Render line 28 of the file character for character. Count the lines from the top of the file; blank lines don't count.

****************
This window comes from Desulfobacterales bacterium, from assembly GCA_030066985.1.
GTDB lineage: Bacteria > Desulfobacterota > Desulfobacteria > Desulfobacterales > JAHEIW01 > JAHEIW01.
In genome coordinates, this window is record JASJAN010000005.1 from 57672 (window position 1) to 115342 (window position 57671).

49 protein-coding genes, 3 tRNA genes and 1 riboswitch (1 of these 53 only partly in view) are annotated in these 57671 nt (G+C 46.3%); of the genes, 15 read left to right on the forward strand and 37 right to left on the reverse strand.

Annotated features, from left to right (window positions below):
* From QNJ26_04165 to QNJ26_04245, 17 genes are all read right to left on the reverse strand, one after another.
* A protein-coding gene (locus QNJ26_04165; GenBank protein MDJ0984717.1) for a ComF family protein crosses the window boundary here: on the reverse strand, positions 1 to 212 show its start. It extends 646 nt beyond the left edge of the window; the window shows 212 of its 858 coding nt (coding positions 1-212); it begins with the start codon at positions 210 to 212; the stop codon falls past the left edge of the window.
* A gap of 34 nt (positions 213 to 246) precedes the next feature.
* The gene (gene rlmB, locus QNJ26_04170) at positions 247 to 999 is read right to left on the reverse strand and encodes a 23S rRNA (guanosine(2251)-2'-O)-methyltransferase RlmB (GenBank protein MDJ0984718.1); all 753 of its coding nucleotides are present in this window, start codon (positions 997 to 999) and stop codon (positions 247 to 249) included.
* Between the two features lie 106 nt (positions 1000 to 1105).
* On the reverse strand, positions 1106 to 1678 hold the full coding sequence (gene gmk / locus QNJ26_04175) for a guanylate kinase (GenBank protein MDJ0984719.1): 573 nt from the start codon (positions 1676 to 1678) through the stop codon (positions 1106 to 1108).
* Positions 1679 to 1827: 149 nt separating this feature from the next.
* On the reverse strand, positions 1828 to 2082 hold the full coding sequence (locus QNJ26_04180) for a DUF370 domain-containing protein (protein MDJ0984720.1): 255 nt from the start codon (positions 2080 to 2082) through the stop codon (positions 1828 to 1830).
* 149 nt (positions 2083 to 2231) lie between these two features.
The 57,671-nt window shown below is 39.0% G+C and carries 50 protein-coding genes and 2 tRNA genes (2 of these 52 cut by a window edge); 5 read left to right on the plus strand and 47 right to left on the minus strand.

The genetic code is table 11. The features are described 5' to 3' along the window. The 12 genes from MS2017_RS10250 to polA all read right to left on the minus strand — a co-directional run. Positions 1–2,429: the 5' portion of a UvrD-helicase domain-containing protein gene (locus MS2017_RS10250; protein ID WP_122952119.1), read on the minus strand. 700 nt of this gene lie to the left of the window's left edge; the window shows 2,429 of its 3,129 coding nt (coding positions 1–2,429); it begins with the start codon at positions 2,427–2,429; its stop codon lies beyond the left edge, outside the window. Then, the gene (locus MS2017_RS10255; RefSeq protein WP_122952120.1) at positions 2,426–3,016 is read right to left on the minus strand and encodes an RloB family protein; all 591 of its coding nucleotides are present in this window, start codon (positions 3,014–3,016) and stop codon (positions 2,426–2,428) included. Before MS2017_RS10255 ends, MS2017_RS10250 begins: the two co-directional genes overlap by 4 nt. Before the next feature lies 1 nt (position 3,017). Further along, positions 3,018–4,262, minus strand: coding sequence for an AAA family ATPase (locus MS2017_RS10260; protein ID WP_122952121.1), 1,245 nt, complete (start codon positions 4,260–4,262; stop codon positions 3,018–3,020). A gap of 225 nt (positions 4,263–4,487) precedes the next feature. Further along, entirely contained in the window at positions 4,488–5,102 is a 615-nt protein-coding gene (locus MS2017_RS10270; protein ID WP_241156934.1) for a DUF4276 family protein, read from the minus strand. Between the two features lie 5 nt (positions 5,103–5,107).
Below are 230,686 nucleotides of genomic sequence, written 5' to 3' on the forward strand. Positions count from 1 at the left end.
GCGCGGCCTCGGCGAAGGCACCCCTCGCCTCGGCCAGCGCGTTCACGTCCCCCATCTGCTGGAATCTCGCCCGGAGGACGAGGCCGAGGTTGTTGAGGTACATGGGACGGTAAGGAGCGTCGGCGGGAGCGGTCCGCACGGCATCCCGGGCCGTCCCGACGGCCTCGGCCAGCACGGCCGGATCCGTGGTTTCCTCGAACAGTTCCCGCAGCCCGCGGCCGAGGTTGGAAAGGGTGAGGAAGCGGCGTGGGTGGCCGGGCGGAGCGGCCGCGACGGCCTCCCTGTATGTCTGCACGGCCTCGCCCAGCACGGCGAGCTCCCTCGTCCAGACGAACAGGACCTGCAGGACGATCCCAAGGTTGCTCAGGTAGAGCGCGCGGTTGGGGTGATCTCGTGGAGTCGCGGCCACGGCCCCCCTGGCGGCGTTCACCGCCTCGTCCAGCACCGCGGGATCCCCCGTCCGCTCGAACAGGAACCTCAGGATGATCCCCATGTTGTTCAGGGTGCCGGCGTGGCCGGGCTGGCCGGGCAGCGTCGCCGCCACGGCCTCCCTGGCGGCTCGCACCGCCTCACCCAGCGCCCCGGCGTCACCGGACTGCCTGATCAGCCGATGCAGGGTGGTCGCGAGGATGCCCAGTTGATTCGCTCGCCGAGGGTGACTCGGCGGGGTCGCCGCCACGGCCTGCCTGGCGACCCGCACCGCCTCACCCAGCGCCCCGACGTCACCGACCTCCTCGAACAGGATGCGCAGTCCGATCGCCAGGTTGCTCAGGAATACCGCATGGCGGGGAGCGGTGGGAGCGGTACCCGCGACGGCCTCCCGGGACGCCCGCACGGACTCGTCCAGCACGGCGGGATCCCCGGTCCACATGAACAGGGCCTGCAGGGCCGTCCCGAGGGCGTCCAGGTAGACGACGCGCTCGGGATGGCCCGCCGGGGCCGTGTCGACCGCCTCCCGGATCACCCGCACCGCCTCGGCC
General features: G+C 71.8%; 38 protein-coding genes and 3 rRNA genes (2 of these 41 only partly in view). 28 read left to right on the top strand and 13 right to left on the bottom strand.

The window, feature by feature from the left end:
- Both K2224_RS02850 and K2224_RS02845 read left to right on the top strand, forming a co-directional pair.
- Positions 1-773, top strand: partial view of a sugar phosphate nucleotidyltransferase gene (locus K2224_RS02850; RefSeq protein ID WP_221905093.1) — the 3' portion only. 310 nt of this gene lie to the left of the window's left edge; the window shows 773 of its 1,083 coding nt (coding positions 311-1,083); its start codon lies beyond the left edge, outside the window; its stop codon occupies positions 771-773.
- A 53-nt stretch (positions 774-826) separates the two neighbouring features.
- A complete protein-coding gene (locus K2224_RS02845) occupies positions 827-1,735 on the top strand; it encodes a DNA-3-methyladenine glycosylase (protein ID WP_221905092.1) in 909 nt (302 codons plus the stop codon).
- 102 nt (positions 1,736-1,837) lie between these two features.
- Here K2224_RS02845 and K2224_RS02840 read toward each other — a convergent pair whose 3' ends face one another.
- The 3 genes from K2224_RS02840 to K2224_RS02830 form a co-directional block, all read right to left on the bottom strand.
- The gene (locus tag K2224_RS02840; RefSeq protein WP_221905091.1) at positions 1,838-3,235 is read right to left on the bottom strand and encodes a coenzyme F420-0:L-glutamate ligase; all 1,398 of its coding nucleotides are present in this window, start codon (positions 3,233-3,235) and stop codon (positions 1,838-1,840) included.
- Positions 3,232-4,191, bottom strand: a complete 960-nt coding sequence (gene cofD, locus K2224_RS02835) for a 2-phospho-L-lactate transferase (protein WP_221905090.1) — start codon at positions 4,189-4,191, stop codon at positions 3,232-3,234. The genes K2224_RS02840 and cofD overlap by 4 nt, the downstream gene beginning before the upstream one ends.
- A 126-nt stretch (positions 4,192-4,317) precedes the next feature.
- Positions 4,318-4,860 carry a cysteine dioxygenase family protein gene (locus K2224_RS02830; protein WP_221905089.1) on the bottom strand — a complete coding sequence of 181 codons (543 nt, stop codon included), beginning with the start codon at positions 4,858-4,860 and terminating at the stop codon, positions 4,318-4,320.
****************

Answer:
- The gene (locus tag K2224_RS02840; RefSeq protein WP_221905091.1) at positions 1,838-3,235 is read right to left on the bottom strand and encodes a coenzyme F420-0:L-glutamate ligase; all 1,398 of its coding nucleotides are present in this window, start codon (positions 3,233-3,235) and stop codon (positions 1,838-1,840) included.